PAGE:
3. Very interesting. Apologies if the answers to my questions are in the article you linked to or in the text of the bill itself (I only saw it in Portuguese).

    This seems much more straightforward if the company is already publicly traded; you can just force a sale on the open market. If privately traded, would there be restrictions on who the buyers had to be? (If not, one family member could sell a stake to another. On the other hand, if a competitor wanted to swoop in and buy it, you could face the same market-shrinking problems as a death penalty.) Maybe there would be some kind of court-appointed corporate monitor/receiver in charge of selling the controlling stake?

    • Kees, thanks for your comment and valuable inputs.

      Yes, a change of ownership raises several matters , such as regulatory and antitrust issues. In the particular case of Brazil, in my opinion, it would be desirable to have a sale process structured and monitored by government agencies. For instance, the company may belong to a strategic sector (telecom, energy, transports, etc.) and may be of public interest to carefully implement the measure.

      The reform proposed in 2019 is of limited scope. It only deals with publicly traded companies and the procedure is yet to be defined. If the proposition is approved, the Executive Branch will have to issue a regulation to describe the procedural steps involved in the measure.

      Particularly, I would propose the implementation of compulsory sale of ownership to other business structures, such as limited liability companies. The bill is still under congressional appreciation. Therefore, some amendments can be proposed during the process.

      • Very interesting points Rafael. I was wondering how the government would proceed in the event that no one wanted to buy the shares of the company? Maybe in this case a dissolution or government takeover could be acceptable.

        • Thanks for your comment, Ella.

          In case of lack of interested buyers, I believe the best solution is government takeover.

          Regarding the compulsory dissolution, I think this is an open problem yet to be solved. I think it is necessary to clarify in which circumstances the dissolution would be justifiable. The provision in the Clean Company Act is generic and vague and leaves a lot of discretion to law enforcers. During the Car Wash Operation, auditors and prosecutors opted for applying rehabilitation mechanisms such as leniency agreements and let those companies operate, despite their systematic participation in corrupt activities. Certainly, the economic factors involved in a potential dissolution played a key role in their decision.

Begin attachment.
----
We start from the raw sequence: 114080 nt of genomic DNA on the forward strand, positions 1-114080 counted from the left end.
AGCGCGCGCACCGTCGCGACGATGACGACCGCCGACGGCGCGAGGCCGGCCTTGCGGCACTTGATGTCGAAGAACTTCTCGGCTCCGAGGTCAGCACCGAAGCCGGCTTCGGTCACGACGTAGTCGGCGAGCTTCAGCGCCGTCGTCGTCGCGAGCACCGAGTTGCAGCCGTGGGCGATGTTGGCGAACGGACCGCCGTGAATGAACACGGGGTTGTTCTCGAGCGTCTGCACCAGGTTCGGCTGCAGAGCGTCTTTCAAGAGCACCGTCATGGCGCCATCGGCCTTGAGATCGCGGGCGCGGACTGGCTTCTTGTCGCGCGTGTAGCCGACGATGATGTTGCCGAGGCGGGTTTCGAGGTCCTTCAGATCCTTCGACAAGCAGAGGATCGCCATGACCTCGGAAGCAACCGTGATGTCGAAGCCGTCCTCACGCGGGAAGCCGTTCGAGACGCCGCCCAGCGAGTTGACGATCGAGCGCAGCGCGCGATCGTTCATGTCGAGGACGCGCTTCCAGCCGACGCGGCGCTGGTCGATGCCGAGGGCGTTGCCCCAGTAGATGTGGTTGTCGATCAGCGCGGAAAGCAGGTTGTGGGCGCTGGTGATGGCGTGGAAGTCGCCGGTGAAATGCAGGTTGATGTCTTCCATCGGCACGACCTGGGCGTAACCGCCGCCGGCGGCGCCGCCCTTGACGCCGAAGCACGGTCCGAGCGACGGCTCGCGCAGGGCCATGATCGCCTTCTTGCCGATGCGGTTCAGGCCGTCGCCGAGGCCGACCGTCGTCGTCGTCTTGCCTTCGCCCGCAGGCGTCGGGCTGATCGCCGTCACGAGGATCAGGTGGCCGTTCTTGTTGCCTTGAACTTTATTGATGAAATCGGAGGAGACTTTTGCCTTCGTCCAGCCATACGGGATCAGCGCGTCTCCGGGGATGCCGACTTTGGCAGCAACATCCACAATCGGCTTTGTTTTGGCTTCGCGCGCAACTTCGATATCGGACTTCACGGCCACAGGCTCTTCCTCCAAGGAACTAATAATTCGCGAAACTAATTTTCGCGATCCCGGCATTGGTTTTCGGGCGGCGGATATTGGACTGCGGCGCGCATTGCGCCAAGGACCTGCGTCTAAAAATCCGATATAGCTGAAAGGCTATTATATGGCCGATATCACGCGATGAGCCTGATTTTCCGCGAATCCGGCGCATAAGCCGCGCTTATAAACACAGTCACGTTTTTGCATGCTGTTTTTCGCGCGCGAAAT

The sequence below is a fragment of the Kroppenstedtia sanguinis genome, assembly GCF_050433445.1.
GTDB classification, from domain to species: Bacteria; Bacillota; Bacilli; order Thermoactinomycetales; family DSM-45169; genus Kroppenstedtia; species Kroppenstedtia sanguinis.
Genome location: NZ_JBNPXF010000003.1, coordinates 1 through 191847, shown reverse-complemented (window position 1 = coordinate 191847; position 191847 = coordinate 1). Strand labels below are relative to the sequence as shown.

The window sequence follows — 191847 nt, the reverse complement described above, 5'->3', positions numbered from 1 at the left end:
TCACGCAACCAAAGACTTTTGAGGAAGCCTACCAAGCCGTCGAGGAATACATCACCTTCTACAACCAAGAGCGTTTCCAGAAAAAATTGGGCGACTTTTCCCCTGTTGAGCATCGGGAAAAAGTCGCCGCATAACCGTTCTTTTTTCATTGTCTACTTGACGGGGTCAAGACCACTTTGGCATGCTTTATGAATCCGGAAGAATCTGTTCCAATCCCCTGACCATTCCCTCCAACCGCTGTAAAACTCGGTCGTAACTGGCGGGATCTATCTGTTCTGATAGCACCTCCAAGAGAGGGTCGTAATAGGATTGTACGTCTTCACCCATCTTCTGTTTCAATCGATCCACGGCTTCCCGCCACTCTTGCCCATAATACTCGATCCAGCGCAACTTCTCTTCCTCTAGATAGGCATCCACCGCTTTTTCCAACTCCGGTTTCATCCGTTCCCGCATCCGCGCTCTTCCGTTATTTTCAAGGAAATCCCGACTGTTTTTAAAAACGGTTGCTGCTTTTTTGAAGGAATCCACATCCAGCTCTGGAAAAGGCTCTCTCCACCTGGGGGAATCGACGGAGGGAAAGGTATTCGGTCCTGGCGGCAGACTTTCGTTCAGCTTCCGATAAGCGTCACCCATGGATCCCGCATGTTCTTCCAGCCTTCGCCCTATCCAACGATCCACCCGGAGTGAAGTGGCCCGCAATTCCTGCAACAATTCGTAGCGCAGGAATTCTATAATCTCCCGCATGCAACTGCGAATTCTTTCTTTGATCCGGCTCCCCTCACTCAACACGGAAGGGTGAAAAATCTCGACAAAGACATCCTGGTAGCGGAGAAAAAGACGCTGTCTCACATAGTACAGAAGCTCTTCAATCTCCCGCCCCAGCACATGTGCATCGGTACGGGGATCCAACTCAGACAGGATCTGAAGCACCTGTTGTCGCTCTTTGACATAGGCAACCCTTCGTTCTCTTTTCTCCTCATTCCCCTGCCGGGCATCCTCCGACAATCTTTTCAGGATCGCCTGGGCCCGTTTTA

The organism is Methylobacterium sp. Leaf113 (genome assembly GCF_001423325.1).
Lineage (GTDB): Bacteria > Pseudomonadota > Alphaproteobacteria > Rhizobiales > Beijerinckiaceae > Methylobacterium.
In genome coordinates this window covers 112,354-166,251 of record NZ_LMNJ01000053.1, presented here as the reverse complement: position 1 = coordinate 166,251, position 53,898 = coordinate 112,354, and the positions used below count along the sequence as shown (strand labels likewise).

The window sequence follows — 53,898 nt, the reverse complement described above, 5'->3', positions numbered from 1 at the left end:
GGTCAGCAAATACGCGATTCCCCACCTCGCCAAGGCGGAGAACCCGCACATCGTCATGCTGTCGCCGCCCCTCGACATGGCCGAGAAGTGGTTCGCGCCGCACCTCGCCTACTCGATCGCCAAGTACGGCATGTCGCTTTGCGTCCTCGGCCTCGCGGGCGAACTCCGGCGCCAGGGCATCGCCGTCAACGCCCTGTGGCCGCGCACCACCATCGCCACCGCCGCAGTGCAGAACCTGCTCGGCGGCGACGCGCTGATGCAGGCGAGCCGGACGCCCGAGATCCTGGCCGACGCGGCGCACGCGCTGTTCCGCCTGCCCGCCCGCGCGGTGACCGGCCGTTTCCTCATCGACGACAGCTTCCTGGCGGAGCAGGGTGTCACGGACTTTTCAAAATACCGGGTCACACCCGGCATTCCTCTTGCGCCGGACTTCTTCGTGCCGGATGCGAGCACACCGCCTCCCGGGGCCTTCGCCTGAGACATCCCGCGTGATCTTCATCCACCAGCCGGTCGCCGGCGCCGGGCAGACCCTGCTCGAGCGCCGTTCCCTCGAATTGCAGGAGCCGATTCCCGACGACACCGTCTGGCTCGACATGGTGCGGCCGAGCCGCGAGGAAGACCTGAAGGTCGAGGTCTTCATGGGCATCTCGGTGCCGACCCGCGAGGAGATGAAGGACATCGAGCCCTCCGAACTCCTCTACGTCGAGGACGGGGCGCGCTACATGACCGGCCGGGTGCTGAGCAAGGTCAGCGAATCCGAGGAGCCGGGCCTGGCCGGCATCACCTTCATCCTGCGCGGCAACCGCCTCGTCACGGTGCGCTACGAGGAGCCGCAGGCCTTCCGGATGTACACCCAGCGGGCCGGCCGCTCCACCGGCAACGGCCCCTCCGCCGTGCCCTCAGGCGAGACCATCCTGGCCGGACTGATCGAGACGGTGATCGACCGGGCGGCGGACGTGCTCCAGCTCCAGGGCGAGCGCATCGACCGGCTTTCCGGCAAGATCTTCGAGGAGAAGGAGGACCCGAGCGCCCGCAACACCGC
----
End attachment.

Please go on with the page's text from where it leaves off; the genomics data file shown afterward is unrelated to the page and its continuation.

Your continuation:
4. Fascinating post, Rafael! Your recommendation reminds me of the Purdue Pharma case in the US. Although it is not a corruption case, it also concerns corporate egregious violations of the public trust. Instead of liquidating and shutting down the company, the government decided to convert the company into a government-owned “public benefit company” designed for the public good and to function entirely in the public interest. Could this be another potential direction? I’m also curious if, under your proposal, the government would be entitled to the proceeds from the equity sales?

    • Thanks for your comment, Emma.

      The Purdue Pharma case is very relevant. It was a family-controlled business that committed significant harms to public health. The spirit of the penalty applied in that case is the same as the compulsory sale of control. Firstly, it replaces the controlling shareholder who contributed to the illicit outcome or failed in his/her duty of maintaining an ethical business environment. Secondly, the new controlling shareholder will have the incentives and mechanisms to create a better corporate culture.

      However, I think that direct government intervention is more drastic and should be used as a subsidiary measure. If, for any reason, the compulsory sale of control or ownership is not possible, a direct government intervention shall be applied.